New, faster charging battery solution found.

  TopCat® 21:31 11 Mar 2009

Due to benefit the world market in two or three years time, this lithium ion research done by Professor Gerbrand Ceder and colleagues at the Massachusetts Institute of Technology (MIT), has apparently ended long battery recharging times for ever.

Without a doubt, this discovery is a huge and helpful step forward for both product manufacturers and consumers alike. TC. click here

  peter99co 23:09 11 Mar 2009

His Next Challange could be to Make Gold from Lead or Get Blood out of a stone.

Can't wait for the results so far to be marketed though!

  Wilham 23:43 11 Mar 2009

"Batteries that discharge just as quickly would be useful for electric and hybrid cars, where a quick jolt of charge is needed for acceleration."

No doubt here is some progress but it's not clear when it says '...electric and hybrid cars..'

The present hybrids lose out because they are not mains pluggable, and it has been argued elsewhere in our forum that modern diesels can be more green.

If the electric-only car is to have a performance approaching a small diesel it will need stored energy to power 25kWhr (say) for six hours. Even with 100% efficiency this requires 300kW supply for a half-hour charge.

The big problem in this is to stop thermal run-away. The hotter parts inside all batteries are more active than the cooler. If one location in a cell is better insulated and gets warmer, more current flows, and very high run-away currents create hot spots ending in self destruct.

TC's thread presents an advance, but it doesn't answer the leading question, how to load high battery energy such as above in quick time.

  Forum Editor 00:41 12 Mar 2009

lies in solar panels - at least in the short term. Expect to see a whole new generation of mobile phones and devices with miniature solar panels on the back; your phone will constantly charge itself when exposed to light.

The challenge is to provide enough power to satisfy the needs of modern phones with internet access, and to keep on doing it, hour after hour.

  laurie53 07:28 12 Mar 2009

"Batteries that discharge just as quickly would be useful for electric and hybrid cars, where a quick jolt of charge is needed for acceleration."

If they give a nice good jolt of acceleration then we are only a step away from electric space shuttles!

  carver 09:56 12 Mar 2009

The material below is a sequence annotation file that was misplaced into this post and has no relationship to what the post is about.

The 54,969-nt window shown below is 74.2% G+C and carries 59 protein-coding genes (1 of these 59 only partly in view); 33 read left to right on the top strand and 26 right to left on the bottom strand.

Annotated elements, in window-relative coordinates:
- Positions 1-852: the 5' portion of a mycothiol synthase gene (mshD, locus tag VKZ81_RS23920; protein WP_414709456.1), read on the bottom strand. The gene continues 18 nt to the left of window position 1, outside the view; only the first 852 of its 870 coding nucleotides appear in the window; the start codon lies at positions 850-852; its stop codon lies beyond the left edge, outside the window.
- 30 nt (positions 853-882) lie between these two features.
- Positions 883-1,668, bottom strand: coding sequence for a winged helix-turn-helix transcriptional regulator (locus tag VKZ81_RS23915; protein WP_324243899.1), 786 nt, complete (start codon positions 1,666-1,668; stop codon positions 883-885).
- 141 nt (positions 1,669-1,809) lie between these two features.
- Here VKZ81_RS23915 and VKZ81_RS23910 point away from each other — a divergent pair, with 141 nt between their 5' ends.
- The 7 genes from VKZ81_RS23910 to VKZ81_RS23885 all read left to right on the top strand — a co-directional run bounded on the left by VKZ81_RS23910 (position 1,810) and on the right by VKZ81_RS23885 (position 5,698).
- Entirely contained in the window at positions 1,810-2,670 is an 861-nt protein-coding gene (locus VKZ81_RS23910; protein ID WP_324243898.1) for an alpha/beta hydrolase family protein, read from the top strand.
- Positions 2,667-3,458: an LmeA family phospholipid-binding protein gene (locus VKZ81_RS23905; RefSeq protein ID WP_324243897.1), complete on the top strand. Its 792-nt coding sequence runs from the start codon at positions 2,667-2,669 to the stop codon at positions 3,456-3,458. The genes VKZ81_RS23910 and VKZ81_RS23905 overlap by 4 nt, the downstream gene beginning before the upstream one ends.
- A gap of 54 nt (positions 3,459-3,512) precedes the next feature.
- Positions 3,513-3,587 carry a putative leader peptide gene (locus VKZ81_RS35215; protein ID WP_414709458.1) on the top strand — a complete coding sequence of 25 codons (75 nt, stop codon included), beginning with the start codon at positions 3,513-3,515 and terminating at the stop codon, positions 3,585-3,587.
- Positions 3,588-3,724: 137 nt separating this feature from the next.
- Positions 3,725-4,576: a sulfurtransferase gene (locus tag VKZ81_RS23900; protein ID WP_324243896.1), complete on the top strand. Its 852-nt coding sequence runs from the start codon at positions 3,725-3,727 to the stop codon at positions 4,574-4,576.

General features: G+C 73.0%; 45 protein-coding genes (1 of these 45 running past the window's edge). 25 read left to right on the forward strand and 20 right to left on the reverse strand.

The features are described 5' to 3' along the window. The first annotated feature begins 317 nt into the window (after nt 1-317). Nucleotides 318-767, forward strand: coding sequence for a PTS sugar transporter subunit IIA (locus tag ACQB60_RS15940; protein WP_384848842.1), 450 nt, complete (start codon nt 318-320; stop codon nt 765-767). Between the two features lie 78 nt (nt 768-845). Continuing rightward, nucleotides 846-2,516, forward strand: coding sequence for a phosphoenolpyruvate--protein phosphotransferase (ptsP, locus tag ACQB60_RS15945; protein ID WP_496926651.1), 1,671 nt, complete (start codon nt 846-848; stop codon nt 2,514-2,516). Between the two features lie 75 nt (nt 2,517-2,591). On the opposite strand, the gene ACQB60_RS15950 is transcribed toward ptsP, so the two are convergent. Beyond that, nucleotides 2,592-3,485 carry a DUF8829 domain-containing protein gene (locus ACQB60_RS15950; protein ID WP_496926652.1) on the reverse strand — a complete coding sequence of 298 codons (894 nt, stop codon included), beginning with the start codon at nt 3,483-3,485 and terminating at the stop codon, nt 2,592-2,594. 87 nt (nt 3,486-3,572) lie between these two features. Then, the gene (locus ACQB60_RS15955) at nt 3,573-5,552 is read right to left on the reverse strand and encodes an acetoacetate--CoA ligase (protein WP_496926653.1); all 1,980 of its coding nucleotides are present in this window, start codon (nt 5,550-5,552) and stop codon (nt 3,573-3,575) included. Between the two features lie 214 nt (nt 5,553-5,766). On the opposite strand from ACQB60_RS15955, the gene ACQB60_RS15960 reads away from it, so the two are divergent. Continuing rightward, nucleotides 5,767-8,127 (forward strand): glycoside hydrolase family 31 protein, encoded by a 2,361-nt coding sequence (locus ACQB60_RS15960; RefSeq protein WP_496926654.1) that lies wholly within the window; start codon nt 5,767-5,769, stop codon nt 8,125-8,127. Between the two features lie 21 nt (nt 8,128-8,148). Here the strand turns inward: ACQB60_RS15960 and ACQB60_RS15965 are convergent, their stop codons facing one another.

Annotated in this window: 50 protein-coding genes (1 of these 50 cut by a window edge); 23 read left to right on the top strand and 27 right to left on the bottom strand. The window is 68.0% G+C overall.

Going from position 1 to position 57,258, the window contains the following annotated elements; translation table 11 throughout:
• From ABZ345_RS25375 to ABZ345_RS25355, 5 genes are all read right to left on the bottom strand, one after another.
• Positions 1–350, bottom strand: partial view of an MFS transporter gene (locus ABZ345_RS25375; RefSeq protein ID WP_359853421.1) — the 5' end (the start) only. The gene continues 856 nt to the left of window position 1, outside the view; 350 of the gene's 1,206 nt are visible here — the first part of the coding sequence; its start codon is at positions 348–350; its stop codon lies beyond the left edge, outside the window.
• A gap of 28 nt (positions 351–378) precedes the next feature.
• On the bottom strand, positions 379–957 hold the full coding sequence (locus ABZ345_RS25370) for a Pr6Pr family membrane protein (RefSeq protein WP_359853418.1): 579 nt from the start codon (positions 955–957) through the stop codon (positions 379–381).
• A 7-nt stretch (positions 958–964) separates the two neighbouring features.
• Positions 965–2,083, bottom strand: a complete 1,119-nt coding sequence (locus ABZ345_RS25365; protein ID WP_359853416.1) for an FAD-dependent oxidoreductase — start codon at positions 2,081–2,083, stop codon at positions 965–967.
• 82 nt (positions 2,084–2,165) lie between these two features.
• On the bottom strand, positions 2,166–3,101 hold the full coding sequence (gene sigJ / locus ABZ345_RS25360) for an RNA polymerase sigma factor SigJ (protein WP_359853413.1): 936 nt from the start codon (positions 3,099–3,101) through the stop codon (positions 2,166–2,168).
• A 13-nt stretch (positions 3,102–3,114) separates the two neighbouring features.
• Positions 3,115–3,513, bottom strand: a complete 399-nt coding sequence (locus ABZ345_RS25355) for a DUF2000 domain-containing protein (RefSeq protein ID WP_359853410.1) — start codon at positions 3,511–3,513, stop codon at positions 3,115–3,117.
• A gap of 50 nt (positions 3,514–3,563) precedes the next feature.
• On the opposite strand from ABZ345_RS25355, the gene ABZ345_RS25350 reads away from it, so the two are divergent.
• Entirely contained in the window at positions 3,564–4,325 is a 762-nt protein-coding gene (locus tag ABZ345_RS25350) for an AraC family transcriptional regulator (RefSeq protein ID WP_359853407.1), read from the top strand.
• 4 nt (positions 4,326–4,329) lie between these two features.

Only one problem with trying to put all that power into a rechargeable battery in a short time to run a car, nobody has a home power supply big enough, or a thick enough cable.

  Wilham 11:06 12 Mar 2009

I agree with you, good thinking. So we have to much compromise performance. To avoid making our E car a lability to other road users when carrrying four people, we need a minimum power 10kW(say). Six hours running needs 60kWhr.

My home mains supply is 100amps max. I see little difficulty arranging a 12 hr overnight charge at 5kW to provide this. In practical terms it ought to be higher than 60 units because charging is inefficient, but I suggest this is more than off-set by residual energy reducing need for full charge. If I can shorten the time to suit my economy 7 tariff, the cost will be £3.06 for 60units(E.on).

  oresome 15:40 12 Mar 2009

"I see little difficulty arranging a 12 hr overnight charge at 5kW to provide this."

Of course when everyone is using a high load during the night, the economy 7 tariff will become the new Peak 7 tariff at premium prices.

  TopCat® 17:59 12 Mar 2009

Of course, the ultimate answer to all power transmission problems is for some brilliant team or individual to finally find the illusive metallic compound or alloy that gives us Type2 superconductivity.

It most probably will be a totally new compound that has yet to be discovered, as I feel sure the relevant elements of the whole periodic table have been exhaustively scrutinised and tested but no 'Holy Grail' has been found, as yet. TC.

  Stuartli 18:34 12 Mar 2009

Solar powered watches, for instance from Casio and Expert Verdict, are already with us...:-)

In fact the Expert Verdict RC can be bought for as little as £60.

  skeletal 19:57 12 Mar 2009

When trying to calculate charging times for electric cars, it is worth remembering that a conventional petrol pump hose delivers fuel to your tank at an equivalent rate of about 25MW (that is Mega Watts)!

This is why hydrocarbons are so useful, their energy density is very high.

Also remember that when everyone is charging up their car from the mains our dear government will have to replace its obscene tax take from the motorist in another way. Let me see, how about “fuel VAT” of £10 per kWh when used for a car??!!


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